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JPL podcast: Water Evidence On Saturn's Moon Enceladus

Mar. 9, 2006
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Narrator: Big water news from a tiny moon of Saturn.
I'm Jane Platt and you're listening to a podcast from JPL -- NASA's Jet Propulsion Laboratory in Pasadena, Calif. We have some very exciting news from the Cassini mission about one of Saturn's moons Enceladus. We have a couple of guests today. First, we're going to hear from Dr. Carolyn Porco, imaging team leader for the Cassini mission. She's with the Space Science Institute in Boulder, Colorado. Carolyn, why don't you go ahead and tell us what you've found.

Porco:We had pictures dated back to January of last year, and then we had some more in February, and then we got some stunners in November which show these jets coming off the south pole of Enceladus, and we've been looking at these and studying them, and it seems, as far as we can tell, that these are geysers that are erupting out of pockets of liquid water under the subsurface of Enceladus. And this is just one of those smashing, surprising discoveries that we've just made and we're thrilled about it.

Narrator: Wow, and it's always big news when you find water anywhere in the solar system, correct?

Porco:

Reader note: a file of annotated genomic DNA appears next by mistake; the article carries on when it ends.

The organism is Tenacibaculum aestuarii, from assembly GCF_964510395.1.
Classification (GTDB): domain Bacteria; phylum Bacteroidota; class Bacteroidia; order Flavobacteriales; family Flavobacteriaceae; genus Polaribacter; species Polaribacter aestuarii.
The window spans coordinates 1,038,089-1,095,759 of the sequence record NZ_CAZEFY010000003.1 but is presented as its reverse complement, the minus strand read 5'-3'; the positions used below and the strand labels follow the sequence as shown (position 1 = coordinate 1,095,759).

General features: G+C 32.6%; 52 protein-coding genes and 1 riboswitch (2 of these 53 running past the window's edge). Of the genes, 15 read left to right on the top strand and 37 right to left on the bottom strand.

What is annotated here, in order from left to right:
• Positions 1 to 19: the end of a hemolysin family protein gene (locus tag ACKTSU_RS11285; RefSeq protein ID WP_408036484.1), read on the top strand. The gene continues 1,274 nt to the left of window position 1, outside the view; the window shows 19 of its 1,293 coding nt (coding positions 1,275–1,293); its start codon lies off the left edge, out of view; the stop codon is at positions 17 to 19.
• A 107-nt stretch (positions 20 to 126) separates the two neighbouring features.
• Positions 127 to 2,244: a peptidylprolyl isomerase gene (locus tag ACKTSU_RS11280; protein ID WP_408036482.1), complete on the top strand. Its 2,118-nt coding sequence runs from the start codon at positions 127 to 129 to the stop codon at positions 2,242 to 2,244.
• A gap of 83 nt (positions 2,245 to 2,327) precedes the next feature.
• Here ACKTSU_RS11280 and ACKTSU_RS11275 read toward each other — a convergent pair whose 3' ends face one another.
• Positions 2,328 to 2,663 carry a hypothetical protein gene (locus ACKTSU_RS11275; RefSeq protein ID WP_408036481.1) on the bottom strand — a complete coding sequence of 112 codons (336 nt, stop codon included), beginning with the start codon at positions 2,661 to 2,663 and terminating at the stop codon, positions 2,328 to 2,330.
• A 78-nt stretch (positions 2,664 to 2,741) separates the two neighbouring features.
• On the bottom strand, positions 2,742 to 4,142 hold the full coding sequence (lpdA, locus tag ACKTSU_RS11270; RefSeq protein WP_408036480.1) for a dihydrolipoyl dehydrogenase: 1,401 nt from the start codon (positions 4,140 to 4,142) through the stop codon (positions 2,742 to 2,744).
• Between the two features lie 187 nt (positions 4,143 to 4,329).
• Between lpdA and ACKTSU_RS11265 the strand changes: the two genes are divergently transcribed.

Uh, yeah, and I want to be a little bit clear here, we haven't found water, per se, we've found evidence of water, and our best models, right now, are those that suggest that there's pockets of liquid water under the surface, and what we're seeing in these jets are like the equivalent of Old Faithful, in Yellowstone, they're geysers that are erupting out of pockets of water. It doesn't seem to make sense that they are anything else, so we've, in some sense, almost reluctantly been driven to this conclusion because any other possibility just doesn't make as much sense as a geyser.

Narrator:
OK, and the geyser has to be driven by something, correct?

Porco:
You have to, of course, have heat and energy in order to keep the ice on Enceladus warm enough to melt, so that implies temperatures at least as warm as 0 degrees Celsius, or 32 degrees Fahrenheit, and that is what's so shocking about this, that there are temperatures that high on a body at the distance of Saturn. But that is the undeniable fact, we are seeing a warm south pole, even other instruments on the Cassini orbiter have detected warmth coming out of the south pole. So, together the warmth and the geysers, it's just all pointing in this direction, it's almost an unavoidable conclusion.

Narrator:
This raises the obvious question then if you have what you think is water and you have what you think is a heat source, well, what do we think about, not we, what do you experts think about the potential for possible life on Enceladus?

Porco: